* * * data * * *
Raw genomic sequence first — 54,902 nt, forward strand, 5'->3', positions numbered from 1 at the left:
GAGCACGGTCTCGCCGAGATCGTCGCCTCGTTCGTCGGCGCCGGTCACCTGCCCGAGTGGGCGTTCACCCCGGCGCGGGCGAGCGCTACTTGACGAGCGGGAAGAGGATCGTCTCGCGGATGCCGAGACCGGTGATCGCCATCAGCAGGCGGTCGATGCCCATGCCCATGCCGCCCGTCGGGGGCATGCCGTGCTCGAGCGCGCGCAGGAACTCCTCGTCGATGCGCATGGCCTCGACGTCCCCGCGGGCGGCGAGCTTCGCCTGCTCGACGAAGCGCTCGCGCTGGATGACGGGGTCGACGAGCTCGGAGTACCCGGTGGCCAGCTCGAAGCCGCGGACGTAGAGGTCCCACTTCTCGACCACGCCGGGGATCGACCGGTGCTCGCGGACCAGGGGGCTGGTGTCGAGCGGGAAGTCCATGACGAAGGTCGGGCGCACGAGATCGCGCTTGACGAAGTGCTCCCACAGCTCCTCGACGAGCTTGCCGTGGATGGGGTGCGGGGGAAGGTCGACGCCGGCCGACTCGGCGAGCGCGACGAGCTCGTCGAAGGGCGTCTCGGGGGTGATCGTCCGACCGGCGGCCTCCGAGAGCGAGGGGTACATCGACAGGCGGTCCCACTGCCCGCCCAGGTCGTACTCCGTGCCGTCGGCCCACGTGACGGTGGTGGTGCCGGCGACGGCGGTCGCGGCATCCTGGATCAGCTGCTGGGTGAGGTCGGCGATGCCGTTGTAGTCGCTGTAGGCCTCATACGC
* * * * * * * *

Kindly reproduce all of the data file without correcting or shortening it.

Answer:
Raw genomic sequence first — 54,902 nt, forward strand, 5'->3', positions numbered from 1 at the left:
GAGCACGGTCTCGCCGAGATCGTCGCCTCGTTCGTCGGCGCCGGTCACCTGCCCGAGTGGGCGTTCACCCCGGCGCGGGCGAGCGCTACTTGACGAGCGGGAAGAGGATCGTCTCGCGGATGCCGAGACCGGTGATCGCCATCAGCAGGCGGTCGATGCCCATGCCCATGCCGCCCGTCGGGGGCATGCCGTGCTCGAGCGCGCGCAGGAACTCCTCGTCGATGCGCATGGCCTCGACGTCCCCGCGGGCGGCGAGCTTCGCCTGCTCGACGAAGCGCTCGCGCTGGATGACGGGGTCGACGAGCTCGGAGTACCCGGTGGCCAGCTCGAAGCCGCGGACGTAGAGGTCCCACTTCTCGACCACGCCGGGGATCGACCGGTGCTCGCGGACCAGGGGGCTGGTGTCGAGCGGGAAGTCCATGACGAAGGTCGGGCGCACGAGATCGCGCTTGACGAAGTGCTCCCACAGCTCCTCGACGAGCTTGCCGTGGATGGGGTGCGGGGGAAGGTCGACGCCGGCCGACTCGGCGAGCGCGACGAGCTCGTCGAAGGGCGTCTCGGGGGTGATCGTCCGACCGGCGGCCTCCGAGAGCGAGGGGTACATCGACAGGCGGTCCCACTGCCCGCCCAGGTCGTACTCCGTGCCGTCGGCCCACGTGACGGTGGTGGTGCCGGCGACGGCGGTCGCGGCATCCTGGATCAGCTGCTGGGTGAGGTCGGCGATGCCGTTGTAGTCGCTGTAGGCCTCATACGC